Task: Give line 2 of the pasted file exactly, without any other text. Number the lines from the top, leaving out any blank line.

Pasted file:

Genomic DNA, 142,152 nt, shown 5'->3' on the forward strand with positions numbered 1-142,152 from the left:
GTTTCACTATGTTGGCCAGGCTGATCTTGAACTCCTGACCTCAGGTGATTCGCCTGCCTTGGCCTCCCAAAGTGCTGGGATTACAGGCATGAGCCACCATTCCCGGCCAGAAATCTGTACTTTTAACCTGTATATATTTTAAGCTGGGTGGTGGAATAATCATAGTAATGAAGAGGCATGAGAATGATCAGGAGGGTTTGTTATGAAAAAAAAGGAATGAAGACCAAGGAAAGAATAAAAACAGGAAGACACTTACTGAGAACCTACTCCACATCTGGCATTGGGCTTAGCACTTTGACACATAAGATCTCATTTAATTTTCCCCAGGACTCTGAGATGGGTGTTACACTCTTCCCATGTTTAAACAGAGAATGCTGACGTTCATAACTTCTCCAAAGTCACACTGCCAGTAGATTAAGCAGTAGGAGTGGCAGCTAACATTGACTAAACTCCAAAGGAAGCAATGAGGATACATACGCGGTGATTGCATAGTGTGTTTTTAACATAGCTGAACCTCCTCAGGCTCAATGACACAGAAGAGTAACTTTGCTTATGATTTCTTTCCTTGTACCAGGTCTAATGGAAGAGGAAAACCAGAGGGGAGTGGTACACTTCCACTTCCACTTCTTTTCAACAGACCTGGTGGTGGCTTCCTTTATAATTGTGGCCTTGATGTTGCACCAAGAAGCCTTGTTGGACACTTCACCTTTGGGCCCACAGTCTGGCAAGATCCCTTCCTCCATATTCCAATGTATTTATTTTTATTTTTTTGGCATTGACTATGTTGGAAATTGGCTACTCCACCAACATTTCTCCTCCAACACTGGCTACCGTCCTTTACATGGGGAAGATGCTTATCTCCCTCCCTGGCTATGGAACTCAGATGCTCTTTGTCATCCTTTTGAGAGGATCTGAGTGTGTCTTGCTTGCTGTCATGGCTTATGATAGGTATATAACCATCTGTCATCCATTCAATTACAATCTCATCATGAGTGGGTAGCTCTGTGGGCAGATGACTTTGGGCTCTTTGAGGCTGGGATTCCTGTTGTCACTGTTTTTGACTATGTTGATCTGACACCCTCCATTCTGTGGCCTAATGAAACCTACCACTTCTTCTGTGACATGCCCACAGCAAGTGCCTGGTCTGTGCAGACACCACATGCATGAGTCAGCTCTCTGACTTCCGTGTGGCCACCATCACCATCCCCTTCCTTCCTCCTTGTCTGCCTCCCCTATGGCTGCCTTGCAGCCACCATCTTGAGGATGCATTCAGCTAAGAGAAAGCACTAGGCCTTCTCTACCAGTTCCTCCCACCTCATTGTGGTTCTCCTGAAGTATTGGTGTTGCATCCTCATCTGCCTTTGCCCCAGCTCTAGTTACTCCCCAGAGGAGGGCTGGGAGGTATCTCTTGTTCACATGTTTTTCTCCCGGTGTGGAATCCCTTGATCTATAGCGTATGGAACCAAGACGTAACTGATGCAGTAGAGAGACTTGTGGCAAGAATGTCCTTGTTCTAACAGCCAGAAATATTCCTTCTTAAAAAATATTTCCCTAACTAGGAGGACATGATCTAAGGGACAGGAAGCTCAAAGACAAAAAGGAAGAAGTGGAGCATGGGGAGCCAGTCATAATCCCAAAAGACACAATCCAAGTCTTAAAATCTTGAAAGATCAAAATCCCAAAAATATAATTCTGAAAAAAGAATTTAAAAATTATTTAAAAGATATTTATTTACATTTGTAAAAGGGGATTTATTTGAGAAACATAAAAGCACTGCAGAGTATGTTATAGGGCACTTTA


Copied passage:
GTTTCACTATGTTGGCCAGGCTGATCTTGAACTCCTGACCTCAGGTGATTCGCCTGCCTTGGCCTCCCAAAGTGCTGGGATTACAGGCATGAGCCACCATTCCCGGCCAGAAATCTGTACTTTTAACCTGTATATATTTTAAGCTGGGTGGTGGAATAATCATAGTAATGAAGAGGCATGAGAATGATCAGGAGGGTTTGTTATGAAAAAAAAGGAATGAAGACCAAGGAAAGAATAAAAACAGGAAGACACTTACTGAGAACCTACTCCACATCTGGCATTGGGCTTAGCACTTTGACACATAAGATCTCATTTAATTTTCCCCAGGACTCTGAGATGGGTGTTACACTCTTCCCATGTTTAAACAGAGAATGCTGACGTTCATAACTTCTCCAAAGTCACACTGCCAGTAGATTAAGCAGTAGGAGTGGCAGCTAACATTGACTAAACTCCAAAGGAAGCAATGAGGATACATACGCGGTGATTGCATAGTGTGTTTTTAACATAGCTGAACCTCCTCAGGCTCAATGACACAGAAGAGTAACTTTGCTTATGATTTCTTTCCTTGTACCAGGTCTAATGGAAGAGGAAAACCAGAGGGGAGTGGTACACTTCCACTTCCACTTCTTTTCAACAGACCTGGTGGTGGCTTCCTTTATAATTGTGGCCTTGATGTTGCACCAAGAAGCCTTGTTGGACACTTCACCTTTGGGCCCACAGTCTGGCAAGATCCCTTCCTCCATATTCCAATGTATTTATTTTTATTTTTTTGGCATTGACTATGTTGGAAATTGGCTACTCCACCAACATTTCTCCTCCAACACTGGCTACCGTCCTTTACATGGGGAAGATGCTTATCTCCCTCCCTGGCTATGGAACTCAGATGCTCTTTGTCATCCTTTTGAGAGGATCTGAGTGTGTCTTGCTTGCTGTCATGGCTTATGATAGGTATATAACCATCTGTCATCCATTCAATTACAATCTCATCATGAGTGGGTAGCTCTGTGGGCAGATGACTTTGGGCTCTTTGAGGCTGGGATTCCTGTTGTCACTGTTTTTGACTATGTTGATCTGACACCCTCCATTCTGTGGCCTAATGAAACCTACCACTTCTTCTGTGACATGCCCACAGCAAGTGCCTGGTCTGTGCAGACACCACATGCATGAGTCAGCTCTCTGACTTCCGTGTGGCCACCATCACCATCCCCTTCCTTCCTCCTTGTCTGCCTCCCCTATGGCTGCCTTGCAGCCACCATCTTGAGGATGCATTCAGCTAAGAGAAAGCACTAGGCCTTCTCTACCAGTTCCTCCCACCTCATTGTGGTTCTCCTGAAGTATTGGTGTTGCATCCTCATCTGCCTTTGCCCCAGCTCTAGTTACTCCCCAGAGGAGGGCTGGGAGGTATCTCTTGTTCACATGTTTTTCTCCCGGTGTGGAATCCCTTGATCTATAGCGTATGGAACCAAGACGTAACTGATGCAGTAGAGAGACTTGTGGCAAGAATGTCCTTGTTCTAACAGCCAGAAATATTCCTTCTTAAAAAATATTTCCCTAACTAGGAGGACATGATCTAAGGGACAGGAAGCTCAAAGACAAAAAGGAAGAAGTGGAGCATGGGGAGCCAGTCATAATCCCAAAAGACACAATCCAAGTCTTAAAATCTTGAAAGATCAAAATCCCAAAAATATAATTCTGAAAAAAGAATTTAAAAATTATTTAAAAGATATTTATTTACATTTGTAAAAGGGGATTTATTTGAGAAACATAAAAGCACTGCAGAGTATGTTATAGGGCACTTTA